Selected Travels

Saturday, September 15, 2012

 Nearly one month into the new chapter of our life which is set in Egypt...
We have begun working at the American International School of Egypt- West.  Our co-workers are fantastic and the children are lively and excited to learn.  They speak English nicely with strong accents that took a while to get use to.  We both started wtih completely empty classrooms and now they are filled with supplies and students!  Yeah, we are off and running.  Sadly, this dampens our adventures but we have one adventure to report...

We went horseback riding in Giza by the pyramids.  Giza is a town where livestock, horses, donkies and camels out number the cars!  It is like going back in time to old Cairo.  There was lots of trash- we are going to explore Garbage City soon and we will learn more about this issue.  There is trash everywhere, not just Giza...
There is a process to the garbage collecting, it seems it goes like this:
1. Garbage is put on street
2. Animals (dogs, cats, pigeions, weasels, etc.) eat what they can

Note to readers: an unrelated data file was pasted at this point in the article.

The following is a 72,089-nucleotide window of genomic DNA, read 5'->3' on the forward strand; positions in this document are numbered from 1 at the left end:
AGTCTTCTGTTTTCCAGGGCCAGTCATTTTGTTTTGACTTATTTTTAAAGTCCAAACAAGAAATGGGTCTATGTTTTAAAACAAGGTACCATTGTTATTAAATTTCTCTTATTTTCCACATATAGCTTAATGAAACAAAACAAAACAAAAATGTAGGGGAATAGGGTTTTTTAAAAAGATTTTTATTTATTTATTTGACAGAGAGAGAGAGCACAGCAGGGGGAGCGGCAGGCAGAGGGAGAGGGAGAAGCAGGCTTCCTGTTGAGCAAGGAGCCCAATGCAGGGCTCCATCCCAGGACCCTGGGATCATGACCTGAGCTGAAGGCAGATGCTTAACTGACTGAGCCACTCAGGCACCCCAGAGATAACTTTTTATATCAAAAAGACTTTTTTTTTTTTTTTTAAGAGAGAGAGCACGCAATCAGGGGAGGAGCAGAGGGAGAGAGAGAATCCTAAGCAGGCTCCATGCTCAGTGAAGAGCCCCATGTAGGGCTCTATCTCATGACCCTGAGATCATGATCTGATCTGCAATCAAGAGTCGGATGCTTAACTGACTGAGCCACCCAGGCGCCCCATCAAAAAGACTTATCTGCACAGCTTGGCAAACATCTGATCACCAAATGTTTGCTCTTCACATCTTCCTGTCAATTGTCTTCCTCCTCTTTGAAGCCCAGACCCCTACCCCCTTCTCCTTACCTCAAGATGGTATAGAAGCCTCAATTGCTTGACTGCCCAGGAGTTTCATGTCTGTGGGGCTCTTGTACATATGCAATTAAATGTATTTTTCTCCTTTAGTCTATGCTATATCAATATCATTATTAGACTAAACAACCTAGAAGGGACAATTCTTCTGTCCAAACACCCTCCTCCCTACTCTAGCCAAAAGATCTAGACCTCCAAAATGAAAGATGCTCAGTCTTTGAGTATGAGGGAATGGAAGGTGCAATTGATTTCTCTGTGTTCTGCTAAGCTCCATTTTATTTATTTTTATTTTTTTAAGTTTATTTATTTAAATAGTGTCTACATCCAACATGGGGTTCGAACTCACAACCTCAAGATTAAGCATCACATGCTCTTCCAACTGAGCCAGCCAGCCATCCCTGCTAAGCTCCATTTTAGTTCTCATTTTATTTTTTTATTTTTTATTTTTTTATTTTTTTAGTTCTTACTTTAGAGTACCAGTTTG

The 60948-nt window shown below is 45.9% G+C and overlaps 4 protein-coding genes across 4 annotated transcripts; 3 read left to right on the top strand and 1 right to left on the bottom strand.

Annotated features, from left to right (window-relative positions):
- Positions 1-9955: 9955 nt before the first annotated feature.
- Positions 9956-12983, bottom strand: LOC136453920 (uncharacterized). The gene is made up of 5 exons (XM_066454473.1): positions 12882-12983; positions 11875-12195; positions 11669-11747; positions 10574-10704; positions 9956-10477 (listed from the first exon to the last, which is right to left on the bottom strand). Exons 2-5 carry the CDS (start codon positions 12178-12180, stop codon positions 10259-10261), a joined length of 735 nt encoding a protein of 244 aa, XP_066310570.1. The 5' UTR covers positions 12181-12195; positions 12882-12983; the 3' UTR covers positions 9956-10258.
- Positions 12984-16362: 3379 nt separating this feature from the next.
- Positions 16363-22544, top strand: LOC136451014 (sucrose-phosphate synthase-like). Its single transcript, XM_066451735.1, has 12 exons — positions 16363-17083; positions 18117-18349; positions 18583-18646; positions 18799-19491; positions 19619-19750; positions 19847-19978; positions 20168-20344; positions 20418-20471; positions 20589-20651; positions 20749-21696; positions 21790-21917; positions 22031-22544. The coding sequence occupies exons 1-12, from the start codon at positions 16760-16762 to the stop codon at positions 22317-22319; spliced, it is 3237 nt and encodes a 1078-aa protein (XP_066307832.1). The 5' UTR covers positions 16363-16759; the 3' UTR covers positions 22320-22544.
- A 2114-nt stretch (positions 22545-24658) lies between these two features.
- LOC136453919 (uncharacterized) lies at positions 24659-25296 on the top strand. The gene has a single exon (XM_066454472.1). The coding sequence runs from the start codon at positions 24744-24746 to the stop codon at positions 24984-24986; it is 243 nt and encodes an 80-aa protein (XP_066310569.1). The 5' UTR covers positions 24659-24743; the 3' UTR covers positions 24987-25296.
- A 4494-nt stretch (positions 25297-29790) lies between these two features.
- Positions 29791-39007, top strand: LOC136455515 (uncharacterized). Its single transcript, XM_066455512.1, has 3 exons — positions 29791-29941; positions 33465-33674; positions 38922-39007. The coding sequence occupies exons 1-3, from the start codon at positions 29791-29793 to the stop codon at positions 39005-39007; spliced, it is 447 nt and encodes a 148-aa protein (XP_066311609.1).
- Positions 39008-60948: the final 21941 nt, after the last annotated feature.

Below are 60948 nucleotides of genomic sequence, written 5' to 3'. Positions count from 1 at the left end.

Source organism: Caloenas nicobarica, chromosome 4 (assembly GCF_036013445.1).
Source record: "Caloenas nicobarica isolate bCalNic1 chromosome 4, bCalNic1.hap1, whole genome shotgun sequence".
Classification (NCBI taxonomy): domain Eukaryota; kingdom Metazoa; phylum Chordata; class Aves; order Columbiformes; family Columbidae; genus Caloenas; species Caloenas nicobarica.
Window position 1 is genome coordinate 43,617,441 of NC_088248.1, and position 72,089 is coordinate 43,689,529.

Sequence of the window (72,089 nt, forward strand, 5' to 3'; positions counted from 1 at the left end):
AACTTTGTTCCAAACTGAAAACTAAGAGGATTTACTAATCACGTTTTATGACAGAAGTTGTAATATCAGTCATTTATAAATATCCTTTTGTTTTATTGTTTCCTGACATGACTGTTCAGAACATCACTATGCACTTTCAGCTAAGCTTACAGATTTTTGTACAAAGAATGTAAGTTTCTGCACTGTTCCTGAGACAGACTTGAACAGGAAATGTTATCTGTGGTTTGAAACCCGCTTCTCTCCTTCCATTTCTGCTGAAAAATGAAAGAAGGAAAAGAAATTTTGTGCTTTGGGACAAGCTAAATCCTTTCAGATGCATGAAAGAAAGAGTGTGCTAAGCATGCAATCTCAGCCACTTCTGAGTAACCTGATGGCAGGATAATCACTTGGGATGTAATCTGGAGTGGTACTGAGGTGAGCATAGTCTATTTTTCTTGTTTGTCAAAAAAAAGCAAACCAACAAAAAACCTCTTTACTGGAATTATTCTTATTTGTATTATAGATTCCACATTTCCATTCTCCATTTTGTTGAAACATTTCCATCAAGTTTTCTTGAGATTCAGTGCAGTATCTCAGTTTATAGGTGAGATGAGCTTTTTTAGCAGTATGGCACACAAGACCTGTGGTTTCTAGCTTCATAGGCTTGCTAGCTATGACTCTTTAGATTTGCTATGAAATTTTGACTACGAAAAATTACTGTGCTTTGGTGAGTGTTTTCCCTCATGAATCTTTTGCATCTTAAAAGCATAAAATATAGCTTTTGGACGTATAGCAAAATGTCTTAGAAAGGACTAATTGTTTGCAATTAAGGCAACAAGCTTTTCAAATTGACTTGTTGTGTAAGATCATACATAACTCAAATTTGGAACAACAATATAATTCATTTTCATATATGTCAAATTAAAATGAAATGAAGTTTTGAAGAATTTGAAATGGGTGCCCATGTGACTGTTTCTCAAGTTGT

3. People come and take out the recycling (like cardboard, paper, glass and plastic)
4. The rest just blows somewhere else and/or gets ground up and becomes part of the sandy landscape
Here are some photos and videos of our horseback ride!





Here is another video a friend put together from our horseback riding.  It is really cute.  http://www.youtube.com/watch?feature=player_embedded&v=LWWgnsj_DmE


Signing off,  Chris and Justine


Saturday, September 1, 2012




Hello Family, Friends, Students



While Cairo is still a very exciting city and we will remain tourists for quite some time, the reality of work and living is starting to set in. We are becoming residents. Our neighborhood, Maadi Degla, is one of the best neighborhoods in all of Cairo according to many that we talk to. It is comfortable, with many shops, restaurants and cafes within walking distance. The streets are lined with trees and it is quiet (for Cairo, of course it is still quite noisy compared to Ridgway). It is a pretty major adjustment for us switching to a bustling city as opposed to a quaint mountain town. It has been fascinating seeing all of the history and culture that the city has to offer. Of course we have only scratched the surface. Since the last post we have made it to: